Wearable Shelter

Amber and Violet band set out to explore the question: How might you draft a pattern that transforms an ordinary piece of clothing into wearable shelter?

We started by taking a closer look at how our clothing can provide shelter. Students reviewed their packing lists for the Angel Island overnight. On this trip students had to pack light, taking only what they could carry in their kayak, while making sure they had the right clothing for our outdoor adventure. They chose one of the items from their packing list to research further; considering how it provided shelter, their personal history with the garment, and where it came from.


From there students considered how the garment was assembled, exploring ways they might reverse engineer it to make their own unique piece. We were lucky to have a visit from some of Patagonia’s expert pattern drafters and menders to draft our own wearable shelter patterns. Students ran into plenty of math problems through pattern drafting, translating our two-dimensional patterns into three-dimensional forms.

We even experimented with materials science to consider ways we might manipulate the cloth. Students conducted tensile strength tests on various materials to determine which would work best for their design. 

“This was my first time sewing, and really working with cloth, so I had quite a few unexpected hiccups. Despite these setbacks, I love to learn new things and new skills so this process was quite enjoyable. I learned about different types of cloth, how to use a sewing machine, and a bunch about pattern drafting and geometric nets. If I had more time I would have loved to add a removable cooling gel layer, so I could adjust my hat to be warmer or cooler.” – Huxley

“My wearable shelter feels heavy and protective when you’re wearing it. You can see some of the mistakes that I made, but personally I think that gives it extra character. For my wearable shelter I used a knit (stretchy) fabric for the base because that is what the original piece is made of and if I had used normal fabric then I would have had to add a zipper so it wouldn’t fall down. I also used an old towel and curtain to create the tree aspect of the skirt.” – Clementine

“For my Wearable Shelter piece I drafted my pattern from a black maxi skirt I made from wrapping a piece of fabric around myself. For my piece I was planning to make a skirt that transforms into a dress, but my piece didn’t end up working. The elastic around the top was supposed to become sleeves but when it fit around my arms it didn’t work around my waist, so technically my piece is unfinished.” – Norabelle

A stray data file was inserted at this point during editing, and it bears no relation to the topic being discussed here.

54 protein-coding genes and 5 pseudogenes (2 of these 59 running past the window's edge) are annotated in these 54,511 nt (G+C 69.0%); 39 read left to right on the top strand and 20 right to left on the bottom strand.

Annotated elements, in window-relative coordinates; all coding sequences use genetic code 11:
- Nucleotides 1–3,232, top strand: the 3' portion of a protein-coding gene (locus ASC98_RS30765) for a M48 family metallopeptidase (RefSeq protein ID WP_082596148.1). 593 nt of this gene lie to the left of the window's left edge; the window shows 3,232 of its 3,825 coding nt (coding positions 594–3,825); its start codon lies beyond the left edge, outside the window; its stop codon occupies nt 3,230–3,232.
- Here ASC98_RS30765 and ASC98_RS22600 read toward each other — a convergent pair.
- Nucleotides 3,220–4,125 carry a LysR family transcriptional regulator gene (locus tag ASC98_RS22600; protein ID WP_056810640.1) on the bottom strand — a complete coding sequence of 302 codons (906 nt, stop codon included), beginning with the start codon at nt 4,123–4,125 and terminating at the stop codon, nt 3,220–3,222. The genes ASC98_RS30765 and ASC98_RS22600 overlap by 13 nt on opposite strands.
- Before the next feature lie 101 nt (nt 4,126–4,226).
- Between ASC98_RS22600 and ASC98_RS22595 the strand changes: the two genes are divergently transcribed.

“My wearable shelter is not how I pictured it, but that’s ok. It’s very tight and high up. I put on the bra and asked what people thought. Everyone says it looks nice but I disagree. I choose really stretchy fabric.” – Sutchat

“I think that I go camping a decent amount, and every time I’ve found the same problem with my sleeping bag; it doesn’t have sleeves. I find myself in the middle of the night reaching for my drink, but my arms are constricted by my sleeping bag. I have to take my arms out of my sleeping bag and consequently makes my arms cold. To solve this problem I made a sleeping bag with arms. The initial pattern for this garment was a faux leather jacket, it may look different now, but it still has the same purpose, to keep you warm.” – Oscar

“I started tracing my jacket and then turned it into a sleeveless hoodie. I chose camouflage because it was cool. It’s cool because it blends in with what’s behind you. The original garment was a jacket, a hoodie, that was warm. I made the opposite of what my hoodie was by making another hoodie with no sleeves this time.” – Jacob 

“This hat is based off an Ushanka. It’s a Russian hat made for keeping Russians warm since it’s always cold there. I took this idea of furry winter time cap and one upped it. I shoved rice in it, two minutes in the microwave and the hat will be warm for about an hour. Hats have been a big part of my life, through the ages of eight through eleven I wore a beanie every day. Not just for warmth but for safety. I feel safe when a hat’s on my head.” – Felix 

“Something that worked for me in this project was cutting, making the ears, and a few parts of the sewing.  Some stuff that did not really work for me was sewing the arms and hood, pinning, and tracing.  If I had another week to work on this project some things that I would do differently would be that I would try to make a more complex jacket, and I would experiment with different fabrics.” – Harper

 

 

Weave Been Busy!

It’s hard to believe it’s already the last week of Cloth Exploration! With Expression just around the corner, the Green Band has been busy learning new skills, strengthening old ones, and thinking critically about the role clothing plays in culture and presentation of self. With Aaliyah Hinds as the newest addition to the Band, the Greenies have jumped head first into an exploration of weaving/”looming.”